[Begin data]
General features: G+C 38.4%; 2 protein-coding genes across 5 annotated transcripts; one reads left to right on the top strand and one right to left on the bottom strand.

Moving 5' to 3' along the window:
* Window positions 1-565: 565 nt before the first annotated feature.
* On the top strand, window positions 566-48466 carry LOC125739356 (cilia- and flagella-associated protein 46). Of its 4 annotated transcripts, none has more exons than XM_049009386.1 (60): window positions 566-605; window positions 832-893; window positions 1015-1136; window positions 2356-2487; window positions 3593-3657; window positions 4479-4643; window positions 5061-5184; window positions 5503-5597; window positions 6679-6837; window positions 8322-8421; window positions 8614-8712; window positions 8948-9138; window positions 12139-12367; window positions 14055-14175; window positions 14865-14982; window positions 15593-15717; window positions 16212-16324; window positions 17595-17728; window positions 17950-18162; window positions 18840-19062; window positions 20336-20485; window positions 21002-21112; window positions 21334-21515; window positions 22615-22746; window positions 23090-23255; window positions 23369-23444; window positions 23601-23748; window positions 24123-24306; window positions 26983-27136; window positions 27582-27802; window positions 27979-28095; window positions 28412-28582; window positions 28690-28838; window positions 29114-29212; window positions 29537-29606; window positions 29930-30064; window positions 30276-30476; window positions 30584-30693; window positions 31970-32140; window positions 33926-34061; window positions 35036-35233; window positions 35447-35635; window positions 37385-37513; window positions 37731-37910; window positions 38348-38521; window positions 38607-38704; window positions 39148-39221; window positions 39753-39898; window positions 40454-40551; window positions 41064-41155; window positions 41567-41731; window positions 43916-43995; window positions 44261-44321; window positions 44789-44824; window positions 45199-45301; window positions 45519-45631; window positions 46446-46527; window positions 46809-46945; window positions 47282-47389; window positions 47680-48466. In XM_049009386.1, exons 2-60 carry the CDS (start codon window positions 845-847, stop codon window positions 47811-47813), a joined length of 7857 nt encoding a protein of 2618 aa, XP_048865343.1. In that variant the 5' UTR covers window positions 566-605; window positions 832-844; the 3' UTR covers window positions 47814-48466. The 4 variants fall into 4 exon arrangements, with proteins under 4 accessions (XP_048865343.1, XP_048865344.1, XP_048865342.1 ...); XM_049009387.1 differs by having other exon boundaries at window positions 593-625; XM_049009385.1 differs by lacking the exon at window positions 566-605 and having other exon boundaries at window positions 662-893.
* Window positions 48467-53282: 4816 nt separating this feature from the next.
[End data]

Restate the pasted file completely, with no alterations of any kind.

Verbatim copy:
General features: G+C 38.4%; 2 protein-coding genes across 5 annotated transcripts; one reads left to right on the top strand and one right to left on the bottom strand.

Moving 5' to 3' along the window:
* Window positions 1-565: 565 nt before the first annotated feature.
* On the top strand, window positions 566-48466 carry LOC125739356 (cilia- and flagella-associated protein 46). Of its 4 annotated transcripts, none has more exons than XM_049009386.1 (60): window positions 566-605; window positions 832-893; window positions 1015-1136; window positions 2356-2487; window positions 3593-3657; window positions 4479-4643; window positions 5061-5184; window positions 5503-5597; window positions 6679-6837; window positions 8322-8421; window positions 8614-8712; window positions 8948-9138; window positions 12139-12367; window positions 14055-14175; window positions 14865-14982; window positions 15593-15717; window positions 16212-16324; window positions 17595-17728; window positions 17950-18162; window positions 18840-19062; window positions 20336-20485; window positions 21002-21112; window positions 21334-21515; window positions 22615-22746; window positions 23090-23255; window positions 23369-23444; window positions 23601-23748; window positions 24123-24306; window positions 26983-27136; window positions 27582-27802; window positions 27979-28095; window positions 28412-28582; window positions 28690-28838; window positions 29114-29212; window positions 29537-29606; window positions 29930-30064; window positions 30276-30476; window positions 30584-30693; window positions 31970-32140; window positions 33926-34061; window positions 35036-35233; window positions 35447-35635; window positions 37385-37513; window positions 37731-37910; window positions 38348-38521; window positions 38607-38704; window positions 39148-39221; window positions 39753-39898; window positions 40454-40551; window positions 41064-41155; window positions 41567-41731; window positions 43916-43995; window positions 44261-44321; window positions 44789-44824; window positions 45199-45301; window positions 45519-45631; window positions 46446-46527; window positions 46809-46945; window positions 47282-47389; window positions 47680-48466. In XM_049009386.1, exons 2-60 carry the CDS (start codon window positions 845-847, stop codon window positions 47811-47813), a joined length of 7857 nt encoding a protein of 2618 aa, XP_048865343.1. In that variant the 5' UTR covers window positions 566-605; window positions 832-844; the 3' UTR covers window positions 47814-48466. The 4 variants fall into 4 exon arrangements, with proteins under 4 accessions (XP_048865343.1, XP_048865344.1, XP_048865342.1 ...); XM_049009387.1 differs by having other exon boundaries at window positions 593-625; XM_049009385.1 differs by lacking the exon at window positions 566-605 and having other exon boundaries at window positions 662-893.
* Window positions 48467-53282: 4816 nt separating this feature from the next.